Bangladesh skipper Shakib Al Hasan unhappy with bowlers bowling too many wides and no-balls
Dubai : Bangladesh skipper Shakib Al Hasan has come down heavily on his bowlers for not being disciplined enough in their line and length and giving away far too many runs in no-ball and wides in their loss to Sri Lanka in the do-or-die Asia Cup Group B clash on Thursday evening.
Defending a competitive total of 183/7, Bangladesh still ended up losing the must-win contest, with Sri Lanka overhauling the target for the loss of eight wickets and four ball remaining at the Dubai International Stadium.
Afghanistan and Sri Lanka advanced to the Super Four round, while Bangladesh were eliminated. Bangladesh conceded 17 extras, including four no-balls and eight wides.”No captain wants a no-ball and a spinner bowling a no-ball is a crime,” Shakib was quoted as saying by ICC after the match.
“We bowled (a) lot of no-balls and wide balls and that is not disciplined bowling. These are pressure games and we need to learn a lot from here and move forward,” he added.Sri Lanka’s victory came following the highest successful run chase in the UAE in T20Is.
Sri Lanka’s highest run-getter of the match Kusal Mendis, who smashed a 37-ball 60, was given multiple lifelines. He was dropped by wicket-keeper Mushfiqur Rahim when he was on two off Taskin Ahmed, and again when Mahedi Hasan had induced a faint outside edge in the seventh over, but the spinner had overstepped.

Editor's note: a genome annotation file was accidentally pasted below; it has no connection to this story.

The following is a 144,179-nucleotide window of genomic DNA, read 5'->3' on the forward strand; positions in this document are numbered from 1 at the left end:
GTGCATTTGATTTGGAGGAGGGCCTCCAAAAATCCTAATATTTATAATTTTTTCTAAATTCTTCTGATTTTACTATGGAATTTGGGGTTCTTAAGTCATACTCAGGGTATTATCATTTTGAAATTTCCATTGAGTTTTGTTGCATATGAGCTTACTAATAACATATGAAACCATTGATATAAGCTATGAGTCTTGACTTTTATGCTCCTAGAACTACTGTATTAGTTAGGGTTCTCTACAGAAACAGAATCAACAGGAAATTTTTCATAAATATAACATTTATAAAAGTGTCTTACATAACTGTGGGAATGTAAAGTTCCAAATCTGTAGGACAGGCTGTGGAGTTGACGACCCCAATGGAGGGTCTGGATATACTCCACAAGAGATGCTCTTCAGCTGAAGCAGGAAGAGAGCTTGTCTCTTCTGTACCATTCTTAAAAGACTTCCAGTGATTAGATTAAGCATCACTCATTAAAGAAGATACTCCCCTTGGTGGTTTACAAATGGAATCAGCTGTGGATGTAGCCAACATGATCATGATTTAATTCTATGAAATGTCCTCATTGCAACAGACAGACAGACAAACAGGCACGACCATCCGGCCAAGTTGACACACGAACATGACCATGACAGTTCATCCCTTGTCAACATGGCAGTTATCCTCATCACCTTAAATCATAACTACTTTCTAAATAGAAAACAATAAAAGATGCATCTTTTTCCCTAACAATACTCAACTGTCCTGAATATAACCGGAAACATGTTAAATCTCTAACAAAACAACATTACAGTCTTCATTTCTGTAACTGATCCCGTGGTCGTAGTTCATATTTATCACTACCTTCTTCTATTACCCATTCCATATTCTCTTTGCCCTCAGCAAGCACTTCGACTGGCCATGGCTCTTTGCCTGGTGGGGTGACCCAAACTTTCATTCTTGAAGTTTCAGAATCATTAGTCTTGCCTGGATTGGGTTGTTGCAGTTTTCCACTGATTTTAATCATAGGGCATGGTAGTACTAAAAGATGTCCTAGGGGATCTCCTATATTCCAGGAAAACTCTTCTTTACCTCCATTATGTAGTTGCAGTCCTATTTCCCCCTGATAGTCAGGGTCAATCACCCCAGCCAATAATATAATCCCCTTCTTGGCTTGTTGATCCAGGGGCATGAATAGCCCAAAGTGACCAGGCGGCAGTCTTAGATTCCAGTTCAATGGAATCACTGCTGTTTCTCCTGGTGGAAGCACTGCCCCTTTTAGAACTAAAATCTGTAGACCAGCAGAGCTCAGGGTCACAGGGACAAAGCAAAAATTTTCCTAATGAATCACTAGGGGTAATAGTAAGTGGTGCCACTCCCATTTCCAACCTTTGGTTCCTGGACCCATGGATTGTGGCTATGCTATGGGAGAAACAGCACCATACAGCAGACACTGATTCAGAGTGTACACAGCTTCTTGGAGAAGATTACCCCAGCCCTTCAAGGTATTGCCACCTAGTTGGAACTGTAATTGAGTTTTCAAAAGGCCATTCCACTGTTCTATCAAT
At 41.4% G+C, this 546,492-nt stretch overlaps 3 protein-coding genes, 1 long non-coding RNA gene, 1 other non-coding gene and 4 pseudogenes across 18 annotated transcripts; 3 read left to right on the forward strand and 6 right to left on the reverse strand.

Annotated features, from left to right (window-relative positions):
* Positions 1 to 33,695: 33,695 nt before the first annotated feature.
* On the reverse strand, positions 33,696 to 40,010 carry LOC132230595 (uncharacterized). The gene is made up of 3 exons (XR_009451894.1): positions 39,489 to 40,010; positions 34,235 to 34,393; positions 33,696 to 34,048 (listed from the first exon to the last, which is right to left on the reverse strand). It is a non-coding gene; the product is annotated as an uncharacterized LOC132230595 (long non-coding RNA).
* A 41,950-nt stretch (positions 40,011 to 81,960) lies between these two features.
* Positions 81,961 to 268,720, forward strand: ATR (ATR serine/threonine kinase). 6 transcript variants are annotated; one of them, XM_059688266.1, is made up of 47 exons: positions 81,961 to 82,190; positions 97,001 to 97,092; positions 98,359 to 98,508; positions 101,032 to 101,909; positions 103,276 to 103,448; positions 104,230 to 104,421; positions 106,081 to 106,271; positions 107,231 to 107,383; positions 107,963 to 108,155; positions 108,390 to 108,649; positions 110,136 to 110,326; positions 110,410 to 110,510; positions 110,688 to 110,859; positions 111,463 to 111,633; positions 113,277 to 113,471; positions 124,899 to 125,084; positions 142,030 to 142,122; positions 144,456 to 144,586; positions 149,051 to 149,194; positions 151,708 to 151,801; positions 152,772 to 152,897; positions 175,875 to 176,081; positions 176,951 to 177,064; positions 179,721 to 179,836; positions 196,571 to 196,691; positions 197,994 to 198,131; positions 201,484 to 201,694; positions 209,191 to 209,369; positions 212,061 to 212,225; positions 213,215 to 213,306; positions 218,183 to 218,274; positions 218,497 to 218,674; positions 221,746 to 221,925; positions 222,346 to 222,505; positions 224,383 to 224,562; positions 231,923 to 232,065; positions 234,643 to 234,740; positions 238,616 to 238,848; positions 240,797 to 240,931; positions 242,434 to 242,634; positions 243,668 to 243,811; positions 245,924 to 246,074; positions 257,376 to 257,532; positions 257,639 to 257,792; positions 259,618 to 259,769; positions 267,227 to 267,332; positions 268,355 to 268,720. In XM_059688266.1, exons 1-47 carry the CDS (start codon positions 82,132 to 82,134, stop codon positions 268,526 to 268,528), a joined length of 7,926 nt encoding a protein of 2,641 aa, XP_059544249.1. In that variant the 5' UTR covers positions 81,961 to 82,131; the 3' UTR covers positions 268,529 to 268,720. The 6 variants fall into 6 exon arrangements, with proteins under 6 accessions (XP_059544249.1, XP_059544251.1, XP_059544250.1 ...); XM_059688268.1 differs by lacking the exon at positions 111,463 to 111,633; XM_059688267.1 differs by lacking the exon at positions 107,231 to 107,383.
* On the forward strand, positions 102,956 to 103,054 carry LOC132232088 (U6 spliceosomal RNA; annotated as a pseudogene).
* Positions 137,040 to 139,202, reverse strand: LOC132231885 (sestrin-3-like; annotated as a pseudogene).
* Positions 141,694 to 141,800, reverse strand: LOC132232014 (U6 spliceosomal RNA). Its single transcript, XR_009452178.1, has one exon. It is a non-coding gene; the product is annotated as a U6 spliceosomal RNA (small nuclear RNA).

Shakib added the team needs to performance, especially in the death overs.”The turning point could be when our batsmen got out (at crucial moments) and spinners bowling a no-ball is a crime. It proved how we can break (down) in a pressure situation.
We need to improve on that skill-wise but we break whenever there is pressure and lose the game. We need to improve a lot in the death overs,” said Shakib.The skipper indicated Bangladesh will go with a pace-heavy attack in the ICC T20 World Cup in Australia in October-November.
“On this kind of a wicket, 12 overs need to be bowled by pace bowlers and in most cases, you would expect that. Who can deliver will stay and (those) who are unable won’t be there,” he said.
“We have seen four bowlers in two matches and we hope that we would find four or five such pacers who can bowl 12 to 14 for us, because in Australia we need to depend on the pacers.”